This weekend will see the return of the most prestigious grappling event on earth, the ADCC Submission Fighting World Championship. While normally a biennial event, due to the COVID-19 pandemic this will be the first time the tournament’s been held in three years. Following qualifying events in North America, South America, Europe and Australia, ADCC 2022 will feature five men’s weight classes of 16 competitors each and two women’s weight brackets of 8 competitors each, as well as an “absolute” open weight division and a highly anticipated superfight. Here’s Black Belt’s quick preview of each division…
Men’s 66 kg:
With no former champions present, the men’s 66 kg class may be the tournament’s most wide open field featuring a mix of experienced veterans and talented, young, up-and-comers. Names to keep an eye on are Kennedy Maciel and Diogo Reis. Maciel hasn’t made a lot of noise lately but was the runner-up at ADCC 2019 in this division while Reis, though undersized, looked impressive in capturing one of the always tough South American qualifiers. Also, don’t sleep on American Cole Abate. Though just a 17-year-old purple belt, he stormed through a tough North American qualifier last year. An intriguing dark horse is veteran Garry Tonon. After years of always impressing but coming up a little short at 77 kg, he’s moving down in weight to try his luck at 66 kg.
Men’s 77 kg:
One of the toughest divisions at this year’s event with a line-up lead by two-time defending champion JT Torres. Though he just turned 33, Torres has been untouchable in no-gi grappling for several years and is still the odds on favorite to take the division. To win though, he’ll have to beat out some streaking young prodigies, notably Kade Ruotolo and Mica Galvao. Ruotolo, 19, comes from the same Atos team that Torres does and could be the squad’s next superstar while Galvao is just 18 and has looked unbeatable of late. For a dark horse look to Nicky Ryan. The 21-year-old younger brother of grappling star Gordon Ryan has been on the scene for several years now but hasn’t yet broken through with a major championship.
Men’s 88 kg:
Defending champion Matheus Diniz will be tough but his performances since taking the crown in 2019 have been spotty, perhaps opening things up for a deep field of contenders. North American Trials winners Giancarlo Bodoni and Jacob Rodriguez could both be trouble as could veteran Lucas Barbosa. Kade Ruotolo’s equally talented brother Tye also graces the division. Mason Fowler, who won the 99 kg division at the North American East Coast Trials, is dropping down in weight to compete at 88 kg. And keep an eye on Britain’s Eoghan O’Flanagan, who won all five of his European qualifying matches by submission.
Men’s 99 kg:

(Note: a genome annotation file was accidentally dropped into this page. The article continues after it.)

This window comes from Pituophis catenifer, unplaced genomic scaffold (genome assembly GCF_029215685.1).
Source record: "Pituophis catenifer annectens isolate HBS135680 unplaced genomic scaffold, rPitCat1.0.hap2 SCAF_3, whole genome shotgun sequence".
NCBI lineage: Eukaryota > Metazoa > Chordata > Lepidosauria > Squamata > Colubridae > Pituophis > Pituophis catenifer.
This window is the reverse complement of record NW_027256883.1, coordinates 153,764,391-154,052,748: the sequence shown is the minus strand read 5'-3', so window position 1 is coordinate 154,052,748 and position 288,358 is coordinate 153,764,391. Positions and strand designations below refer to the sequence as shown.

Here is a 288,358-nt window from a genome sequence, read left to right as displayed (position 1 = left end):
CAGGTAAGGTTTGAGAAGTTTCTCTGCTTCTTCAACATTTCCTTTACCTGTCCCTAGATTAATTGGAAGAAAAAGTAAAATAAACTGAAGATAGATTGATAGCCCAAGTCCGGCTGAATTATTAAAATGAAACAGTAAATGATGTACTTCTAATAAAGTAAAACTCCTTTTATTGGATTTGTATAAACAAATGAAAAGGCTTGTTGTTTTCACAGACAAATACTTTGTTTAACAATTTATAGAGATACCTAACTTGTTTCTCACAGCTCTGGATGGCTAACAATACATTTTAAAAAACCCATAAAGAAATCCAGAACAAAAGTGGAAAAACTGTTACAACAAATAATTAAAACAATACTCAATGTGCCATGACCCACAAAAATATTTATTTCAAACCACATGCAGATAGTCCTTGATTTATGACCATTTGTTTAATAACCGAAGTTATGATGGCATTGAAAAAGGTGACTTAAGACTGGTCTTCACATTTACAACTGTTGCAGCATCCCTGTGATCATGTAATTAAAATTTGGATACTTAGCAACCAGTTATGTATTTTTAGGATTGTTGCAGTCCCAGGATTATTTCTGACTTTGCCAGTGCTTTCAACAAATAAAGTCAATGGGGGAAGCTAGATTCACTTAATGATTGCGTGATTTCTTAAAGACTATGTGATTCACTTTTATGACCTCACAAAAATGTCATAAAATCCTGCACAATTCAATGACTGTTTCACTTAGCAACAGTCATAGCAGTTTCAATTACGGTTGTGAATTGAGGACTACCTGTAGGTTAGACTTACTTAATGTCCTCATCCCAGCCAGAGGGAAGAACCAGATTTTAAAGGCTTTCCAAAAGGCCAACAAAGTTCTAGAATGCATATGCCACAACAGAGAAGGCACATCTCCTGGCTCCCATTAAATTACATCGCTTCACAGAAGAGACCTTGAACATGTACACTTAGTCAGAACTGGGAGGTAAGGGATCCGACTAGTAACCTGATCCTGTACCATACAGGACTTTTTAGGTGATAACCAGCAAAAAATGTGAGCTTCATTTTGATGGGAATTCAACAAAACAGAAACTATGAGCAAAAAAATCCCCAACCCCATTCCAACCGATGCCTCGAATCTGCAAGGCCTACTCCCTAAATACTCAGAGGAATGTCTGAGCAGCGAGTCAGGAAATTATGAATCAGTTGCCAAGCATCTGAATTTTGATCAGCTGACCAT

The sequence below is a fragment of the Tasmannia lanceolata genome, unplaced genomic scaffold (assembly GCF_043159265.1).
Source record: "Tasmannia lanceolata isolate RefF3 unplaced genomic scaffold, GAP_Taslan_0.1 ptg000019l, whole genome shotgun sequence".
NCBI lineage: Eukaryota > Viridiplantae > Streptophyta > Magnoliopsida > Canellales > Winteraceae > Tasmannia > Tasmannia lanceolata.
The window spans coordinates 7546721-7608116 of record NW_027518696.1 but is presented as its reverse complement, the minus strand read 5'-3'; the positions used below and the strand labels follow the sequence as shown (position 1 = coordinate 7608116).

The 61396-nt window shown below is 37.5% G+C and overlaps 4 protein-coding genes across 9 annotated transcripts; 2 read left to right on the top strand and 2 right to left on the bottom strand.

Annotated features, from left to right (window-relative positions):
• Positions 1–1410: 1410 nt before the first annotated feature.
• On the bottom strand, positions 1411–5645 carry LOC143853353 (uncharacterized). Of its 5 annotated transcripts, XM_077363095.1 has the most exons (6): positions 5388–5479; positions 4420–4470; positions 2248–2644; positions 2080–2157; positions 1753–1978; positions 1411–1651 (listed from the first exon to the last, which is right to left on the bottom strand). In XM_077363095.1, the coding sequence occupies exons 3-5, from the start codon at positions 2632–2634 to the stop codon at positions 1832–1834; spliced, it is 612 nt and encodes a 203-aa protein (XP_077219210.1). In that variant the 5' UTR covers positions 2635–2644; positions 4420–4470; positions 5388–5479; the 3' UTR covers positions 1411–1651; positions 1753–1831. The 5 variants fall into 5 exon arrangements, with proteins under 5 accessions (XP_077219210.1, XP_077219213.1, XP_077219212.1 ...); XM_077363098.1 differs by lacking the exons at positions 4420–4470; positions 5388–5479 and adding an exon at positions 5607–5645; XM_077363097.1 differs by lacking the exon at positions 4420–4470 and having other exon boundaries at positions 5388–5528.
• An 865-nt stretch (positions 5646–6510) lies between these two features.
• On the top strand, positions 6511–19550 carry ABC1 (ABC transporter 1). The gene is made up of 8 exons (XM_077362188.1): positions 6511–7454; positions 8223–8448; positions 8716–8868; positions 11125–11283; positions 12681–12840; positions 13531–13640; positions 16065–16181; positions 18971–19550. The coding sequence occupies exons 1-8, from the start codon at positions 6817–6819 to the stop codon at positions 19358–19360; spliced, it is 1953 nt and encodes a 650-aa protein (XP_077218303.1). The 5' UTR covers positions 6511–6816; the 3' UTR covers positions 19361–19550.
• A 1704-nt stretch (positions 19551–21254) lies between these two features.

Perhaps the heaviest favorite in the event is Kaynan Duarte. After winning the 99+ kg category at the last ADCC championships in 2019, Duarte drops down a weight class to seek a title at 99 kg. Looking to challenge him will be Yuri Simoes, who owns two ADCC titles but hasn’t been active in 2022, and Kyle Boehm, who’s also dropping down a weight class to compete at 99 kg after taking the North American West Coast Trials at 99+ kg. One other intriguing name is veteran Craig Jones who’s moving up a weight class. Though he might be outsized, Jones is one of the best leg lock specialists in the world and if Duarte has any vulnerability in his game, it may be to heel hooks.
Men’s 99+ kg:
Maybe the most fascinating division at this year’s ADCC, made particularly so by the presence of Gordon Ryan. Ryan pulled double gold at the last ADCC winning the 99 kg category and the absolute division qualifying him for a shot this year at superfight champion Andre Galvao. But Ryan decided he wanted to compete in the 99+ division as well where he’ll be a favorite but not a huge one as he’ll have to contend with rival Felipe Pena as well as a host of other former ADCC winners including Roberto Abreu and Orlando Sanchez. But Ryan’s most interesting match-up might come against 2019 division silver medalist, and former teammate, Nick Rodriguez.
Women’s 60 kg:
Bianca Basilio is back to defend the title she won in 2019. She’ll have some tough competition though as 2017 winner Beatriz Mesquita will also be present, as will be South American Trials winner Mayssa Bastos. While undersized, Bastos has been almost unbeatable for several years. And Canadian Brianna Ste-Marie won both the North American East Coast and West Coast Trials showing she’ll be a force to contend with.
Women’s 60+ kg:
2019 winner and four-time ADCC world champion Gabrielle Garcia is clearly the favorite here but there are a few other women in the field to keep an eye on. Qualifying winners Amy Campo, Kendall Reusing and Giovanna Jara are all talented. But Garcia’s toughest competition might come from no-gi world champion Rafaela Guedes.
This year’s superfight may be the most anticipated match-up in grappling history. Defending champion and jiu-jitsu legend Andre Galvao will take on 2019 ADCC Absolute champion Gordon Ryan in a battle both men have been chirping about for years. Since winning the ADCC Superfight crown, arguably denoting the best grappler in the world, in 2013, Galvao has defended the title an unprecedented three times. But at the age of 39, against a younger, larger, Ryan, Galvao may well be the underdog. Though a polarizing figure seen by many in the grappling world as abrasive, the 27-year-old Ryan has been building to this moment for years now. His choice to also compete in the 99+ division before the superfight could be a show of bravado that comes back to harm his chances in the superfight, however. Then again, after winning the 99 kg division at ADCC in 2019, he had no problem turning around and running through the Absolute division to qualify for his shot at Galvao this year.
Brazilian jiu-jitsu, Bjj, Grappling
Black Belt Magazine
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